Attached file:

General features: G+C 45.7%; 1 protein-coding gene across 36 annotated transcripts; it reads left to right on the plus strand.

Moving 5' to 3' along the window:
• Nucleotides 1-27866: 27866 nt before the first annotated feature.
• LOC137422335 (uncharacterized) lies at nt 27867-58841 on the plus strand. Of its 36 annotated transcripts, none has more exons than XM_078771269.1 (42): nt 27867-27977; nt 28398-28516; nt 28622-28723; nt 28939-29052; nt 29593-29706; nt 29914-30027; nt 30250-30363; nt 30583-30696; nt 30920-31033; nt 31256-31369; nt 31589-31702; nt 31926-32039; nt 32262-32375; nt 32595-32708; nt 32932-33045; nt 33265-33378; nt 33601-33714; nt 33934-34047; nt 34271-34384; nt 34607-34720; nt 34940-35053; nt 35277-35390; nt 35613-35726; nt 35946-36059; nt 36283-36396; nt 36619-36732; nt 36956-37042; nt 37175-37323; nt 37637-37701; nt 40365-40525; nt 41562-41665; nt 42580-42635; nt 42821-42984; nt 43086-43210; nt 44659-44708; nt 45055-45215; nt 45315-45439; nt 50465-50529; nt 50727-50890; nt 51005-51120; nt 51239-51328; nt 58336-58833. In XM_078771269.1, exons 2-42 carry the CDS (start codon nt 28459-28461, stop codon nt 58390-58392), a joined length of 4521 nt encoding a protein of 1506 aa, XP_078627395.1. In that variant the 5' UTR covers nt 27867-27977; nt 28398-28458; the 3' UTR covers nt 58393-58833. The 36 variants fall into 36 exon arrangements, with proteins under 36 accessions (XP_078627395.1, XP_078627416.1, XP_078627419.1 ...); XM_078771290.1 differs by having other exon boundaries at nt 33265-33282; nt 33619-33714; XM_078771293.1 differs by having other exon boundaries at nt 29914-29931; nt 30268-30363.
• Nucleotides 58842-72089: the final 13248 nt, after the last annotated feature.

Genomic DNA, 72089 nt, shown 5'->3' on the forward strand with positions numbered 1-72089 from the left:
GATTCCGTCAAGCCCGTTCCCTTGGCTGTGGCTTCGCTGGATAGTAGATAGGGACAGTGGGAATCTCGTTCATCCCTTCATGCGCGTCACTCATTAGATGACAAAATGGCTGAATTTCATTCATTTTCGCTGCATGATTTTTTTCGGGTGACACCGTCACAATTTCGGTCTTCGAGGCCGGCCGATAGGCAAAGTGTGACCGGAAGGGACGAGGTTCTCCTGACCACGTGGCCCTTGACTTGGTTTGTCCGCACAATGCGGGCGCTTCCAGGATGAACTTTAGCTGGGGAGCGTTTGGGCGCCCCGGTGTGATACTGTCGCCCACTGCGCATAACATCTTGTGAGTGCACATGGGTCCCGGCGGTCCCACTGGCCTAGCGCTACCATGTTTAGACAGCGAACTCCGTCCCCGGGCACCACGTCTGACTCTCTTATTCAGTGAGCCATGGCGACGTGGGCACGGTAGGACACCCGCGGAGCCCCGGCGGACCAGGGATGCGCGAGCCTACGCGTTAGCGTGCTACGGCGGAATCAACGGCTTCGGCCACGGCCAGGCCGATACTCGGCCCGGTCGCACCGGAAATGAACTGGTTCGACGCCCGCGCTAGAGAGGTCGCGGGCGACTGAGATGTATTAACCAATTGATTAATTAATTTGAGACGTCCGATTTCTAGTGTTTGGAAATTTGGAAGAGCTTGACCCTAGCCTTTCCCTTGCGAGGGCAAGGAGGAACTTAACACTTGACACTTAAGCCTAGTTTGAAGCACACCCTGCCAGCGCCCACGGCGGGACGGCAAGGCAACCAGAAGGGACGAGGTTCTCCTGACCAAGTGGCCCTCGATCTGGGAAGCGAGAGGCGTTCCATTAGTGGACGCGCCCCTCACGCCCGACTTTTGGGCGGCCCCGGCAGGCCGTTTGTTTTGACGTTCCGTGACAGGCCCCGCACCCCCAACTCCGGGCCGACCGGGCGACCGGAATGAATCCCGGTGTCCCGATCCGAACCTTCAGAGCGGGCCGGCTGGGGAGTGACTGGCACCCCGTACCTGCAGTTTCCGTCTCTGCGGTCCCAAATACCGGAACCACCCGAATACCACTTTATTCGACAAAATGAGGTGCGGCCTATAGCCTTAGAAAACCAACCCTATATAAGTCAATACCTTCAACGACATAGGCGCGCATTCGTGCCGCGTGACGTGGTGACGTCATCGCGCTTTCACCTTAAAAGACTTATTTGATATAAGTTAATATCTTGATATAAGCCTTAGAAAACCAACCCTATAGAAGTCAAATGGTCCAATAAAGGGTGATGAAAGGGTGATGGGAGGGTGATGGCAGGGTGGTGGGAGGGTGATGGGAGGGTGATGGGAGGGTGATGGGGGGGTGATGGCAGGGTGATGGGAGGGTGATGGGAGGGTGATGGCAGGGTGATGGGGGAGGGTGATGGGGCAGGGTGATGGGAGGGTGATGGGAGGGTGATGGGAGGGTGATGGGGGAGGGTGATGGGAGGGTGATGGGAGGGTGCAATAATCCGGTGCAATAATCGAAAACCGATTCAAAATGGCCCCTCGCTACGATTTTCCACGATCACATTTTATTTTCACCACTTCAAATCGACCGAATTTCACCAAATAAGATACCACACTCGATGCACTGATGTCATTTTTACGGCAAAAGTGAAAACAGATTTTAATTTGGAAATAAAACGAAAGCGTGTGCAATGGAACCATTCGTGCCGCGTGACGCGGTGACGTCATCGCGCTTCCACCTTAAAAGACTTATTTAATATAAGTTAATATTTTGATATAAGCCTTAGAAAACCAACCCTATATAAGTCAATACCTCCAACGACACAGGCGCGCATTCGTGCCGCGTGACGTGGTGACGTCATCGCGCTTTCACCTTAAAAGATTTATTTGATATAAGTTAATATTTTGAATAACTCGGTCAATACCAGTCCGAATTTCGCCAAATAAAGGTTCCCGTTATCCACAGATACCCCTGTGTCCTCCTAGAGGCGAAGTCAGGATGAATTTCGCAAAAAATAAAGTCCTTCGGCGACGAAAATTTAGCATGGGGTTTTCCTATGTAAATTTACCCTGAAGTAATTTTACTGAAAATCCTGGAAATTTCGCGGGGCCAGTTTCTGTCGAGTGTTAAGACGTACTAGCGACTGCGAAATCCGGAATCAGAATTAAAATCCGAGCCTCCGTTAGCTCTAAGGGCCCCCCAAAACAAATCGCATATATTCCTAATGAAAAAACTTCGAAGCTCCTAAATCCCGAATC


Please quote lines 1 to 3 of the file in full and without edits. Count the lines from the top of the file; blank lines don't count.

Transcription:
General features: G+C 45.7%; 1 protein-coding gene across 36 annotated transcripts; it reads left to right on the plus strand.

Moving 5' to 3' along the window:
• Nucleotides 1-27866: 27866 nt before the first annotated feature.